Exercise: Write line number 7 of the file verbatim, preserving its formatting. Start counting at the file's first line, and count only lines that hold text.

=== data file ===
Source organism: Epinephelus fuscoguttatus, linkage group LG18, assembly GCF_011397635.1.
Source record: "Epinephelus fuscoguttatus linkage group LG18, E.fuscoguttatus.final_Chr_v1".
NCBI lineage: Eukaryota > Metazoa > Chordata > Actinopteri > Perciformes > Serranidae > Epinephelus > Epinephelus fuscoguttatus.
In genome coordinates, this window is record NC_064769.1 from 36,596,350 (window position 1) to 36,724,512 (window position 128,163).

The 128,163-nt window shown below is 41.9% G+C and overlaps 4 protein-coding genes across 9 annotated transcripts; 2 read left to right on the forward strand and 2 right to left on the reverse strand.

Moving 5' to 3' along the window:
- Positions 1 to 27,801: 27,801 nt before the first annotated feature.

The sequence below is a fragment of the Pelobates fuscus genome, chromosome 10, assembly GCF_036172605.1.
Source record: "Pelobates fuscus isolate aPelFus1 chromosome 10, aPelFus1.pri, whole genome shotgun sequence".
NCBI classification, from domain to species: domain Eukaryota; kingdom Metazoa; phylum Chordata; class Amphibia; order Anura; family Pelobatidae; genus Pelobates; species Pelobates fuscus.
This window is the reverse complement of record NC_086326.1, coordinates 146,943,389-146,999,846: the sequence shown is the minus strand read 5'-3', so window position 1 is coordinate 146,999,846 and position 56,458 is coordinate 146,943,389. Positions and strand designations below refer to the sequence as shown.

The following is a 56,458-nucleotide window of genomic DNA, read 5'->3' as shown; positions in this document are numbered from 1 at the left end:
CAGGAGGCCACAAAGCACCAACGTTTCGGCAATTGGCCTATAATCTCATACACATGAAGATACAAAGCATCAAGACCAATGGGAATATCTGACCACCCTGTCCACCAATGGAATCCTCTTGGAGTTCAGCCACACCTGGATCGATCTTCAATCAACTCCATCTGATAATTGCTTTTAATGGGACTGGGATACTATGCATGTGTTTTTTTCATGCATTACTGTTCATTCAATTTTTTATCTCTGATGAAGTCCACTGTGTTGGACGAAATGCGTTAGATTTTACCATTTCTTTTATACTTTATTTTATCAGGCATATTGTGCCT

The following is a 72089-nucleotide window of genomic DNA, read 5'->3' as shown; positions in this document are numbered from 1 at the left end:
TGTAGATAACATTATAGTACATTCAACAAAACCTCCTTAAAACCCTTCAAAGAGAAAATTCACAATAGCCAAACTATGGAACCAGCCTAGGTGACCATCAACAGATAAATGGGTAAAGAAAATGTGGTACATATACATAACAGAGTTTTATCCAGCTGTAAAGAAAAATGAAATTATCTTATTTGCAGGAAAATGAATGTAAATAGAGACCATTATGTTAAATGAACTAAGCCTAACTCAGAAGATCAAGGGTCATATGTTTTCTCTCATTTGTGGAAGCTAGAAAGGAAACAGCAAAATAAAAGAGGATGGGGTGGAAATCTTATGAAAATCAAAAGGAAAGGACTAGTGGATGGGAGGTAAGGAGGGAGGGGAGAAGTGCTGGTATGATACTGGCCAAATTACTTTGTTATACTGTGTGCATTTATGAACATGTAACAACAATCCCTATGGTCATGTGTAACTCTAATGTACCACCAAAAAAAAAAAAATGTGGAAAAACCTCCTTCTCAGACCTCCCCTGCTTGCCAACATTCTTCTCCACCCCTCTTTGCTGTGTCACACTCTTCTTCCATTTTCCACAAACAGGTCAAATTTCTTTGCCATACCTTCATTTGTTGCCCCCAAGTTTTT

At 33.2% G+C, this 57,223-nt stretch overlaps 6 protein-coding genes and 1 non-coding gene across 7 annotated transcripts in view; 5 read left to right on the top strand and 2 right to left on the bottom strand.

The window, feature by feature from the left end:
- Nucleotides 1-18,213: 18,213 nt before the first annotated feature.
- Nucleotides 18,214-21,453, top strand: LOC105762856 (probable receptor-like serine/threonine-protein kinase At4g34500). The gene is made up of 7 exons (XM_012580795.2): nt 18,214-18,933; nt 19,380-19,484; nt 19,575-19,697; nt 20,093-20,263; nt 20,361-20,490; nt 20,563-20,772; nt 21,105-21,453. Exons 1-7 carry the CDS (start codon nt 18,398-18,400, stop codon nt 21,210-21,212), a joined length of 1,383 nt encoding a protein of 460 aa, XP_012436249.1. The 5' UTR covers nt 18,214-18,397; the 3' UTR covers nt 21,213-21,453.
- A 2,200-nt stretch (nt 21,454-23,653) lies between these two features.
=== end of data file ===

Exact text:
- Positions 1 to 27,801: 27,801 nt before the first annotated feature.